I came away from my first Microadventure feeling somewhat ambivalent: On the one hand I’d all but destroyed my right foot, had no sleep, I had blood blisters where my backpack had been and literally every muscle hurt, but on the other hand I’d done nearly 20 miles of walking between finishing work one evening and starting work the next morning (although I have to admit I never actually made it to work that day in the end) and completed the single most gruelling hike I’ve ever undertaken. In that regard I felt pretty great about it.
Let me tell you now, one really rough night can make you really appreciate your sofa in a whole new way.
So when it came round to the next opportunity to undertake a microadventure I wanted to do something easier. My foot was still injured so long distance hiking was out, and my mind was still numb from the last walk anyway. I was itching however to spend one night in a bivvy bag under the stars, without any of the other pressures. And so I decided simpler was better: Sleep on a hill. Nothing more, nothing less.
I scoured the map for hills. Sadly Berkshire is a fairly flat part of the UK, but then it struck me: Uffington Castle, the Iron Age hill fort in Oxfordshire, is a short drive. It’s one of my favourite places and has easy parking near the hill. It was decided, now I just needed a night with reasonable weather.
When that day finally arrived I was all set. I’d learnt some lessons from my first microadventure, and so had spent some time removing things I knew I wouldn’t be using: The basha, the trangia, lots of food, some spare clothes, etc. What I’d not realised was that I’d put the bivvy bag into the basha bag to save some space. I drove half way to the site before I realised. By the time I’d driven all the way home I’d lost all enthusiasm and decided to can it for the night and try the next day, weather permitting.
The weather the next day was poor, so the plan was postponed one more day in favour of a clear night.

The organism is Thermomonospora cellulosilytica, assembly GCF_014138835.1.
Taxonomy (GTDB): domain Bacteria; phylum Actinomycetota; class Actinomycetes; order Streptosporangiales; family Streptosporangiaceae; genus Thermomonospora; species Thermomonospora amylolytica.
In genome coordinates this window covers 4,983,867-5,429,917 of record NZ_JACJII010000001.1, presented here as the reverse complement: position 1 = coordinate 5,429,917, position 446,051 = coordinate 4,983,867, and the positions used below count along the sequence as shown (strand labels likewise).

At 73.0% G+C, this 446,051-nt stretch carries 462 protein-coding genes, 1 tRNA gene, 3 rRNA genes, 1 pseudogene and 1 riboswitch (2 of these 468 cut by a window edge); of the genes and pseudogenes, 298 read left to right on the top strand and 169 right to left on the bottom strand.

When I arrived at the empty car park a 4×4 followed me in. This was a bit of a surprise, given that it was after 9pm and pitch black, in the middle of nowhere. The 4×4 pulled into a parking space directly behind me and sat there with their lights on for a short while before switching their lights and engine off. I chose to wait in the car a while to see what happened. Eventually I was starting to feel brave enough to unlock the doors and get out, when suddenly their lights flicked back on and they started their engine, pulled out of their parking space and then moved to a parking space further down the car park. I waited another five minutes or so before filming a piece to camera for the video of the trip, and then getting out.
I’ve no idea to this day what they were doing there.
The hike up the hill was easy enough. At the top it was incredibly dark, being cloudy and with no natural light at all. I wandered across the fort for a little while trying to find somewhere to sleep, and found myself in a herd of sheep. Not keen on the idea of being woken up by sheep flocking over my head I chose to go away from the sheep.
I found a spot at the top of the hill above the white horse that was flat and that gave me a reasonable view to the east so that I could watch the sunrise in the morning. After setting the camera up on its tripod I was able to get a few star photos. None of them were incredible, but I wasn’t really there to photograph the heavens – I was there for a sunrise and to experience the joy of nature by interacting with it directly.
I watched the stars twinkling for an hour or two. Being so dark it was possible to make out the Milky Way, something I’ve never been able to spot before. All of life’s problems soon start seeming insignificant when staring straight up on a clear night. The picture we see when we look into a starry sky was painted millions of years ago, most of the stars we see likely no longer exist as it takes the light so long to reach us. I lay in my bivvy bag considering that I’m an unimportant speck on an important speck in an unimportant speck that forms part of an unimportant system in an uninteresting part of another system tucked away in an unimportant part of the universe.
I bedded down relatively early, I was tired and wanted to be up early enough to get a shot of the sunrise. The night was peaceful and I was amazed at how comfortable the sleeping mat was, and how warm the sleeping bag was with the bivvy bag. I’d expected to be cold, in reality I was lovely and warm all night.
The morning came quickly and I was rewarded with a red sky. Sadly it had clouded over during the night so no view of the sun making its way over the horizon as such, but watching the land around me slowly getting lighter and lighter was still a joy and I managed to get a few shots of the sunrise’s red glow on the cloud.
I didn’t want to be there when the dog walkers inevitably broke the silence and feeling of isolation, so I left early and headed back to the car knowing full well I’d be back out in the wild again soon enough making the most of the real world.
Watch a short video of the trip.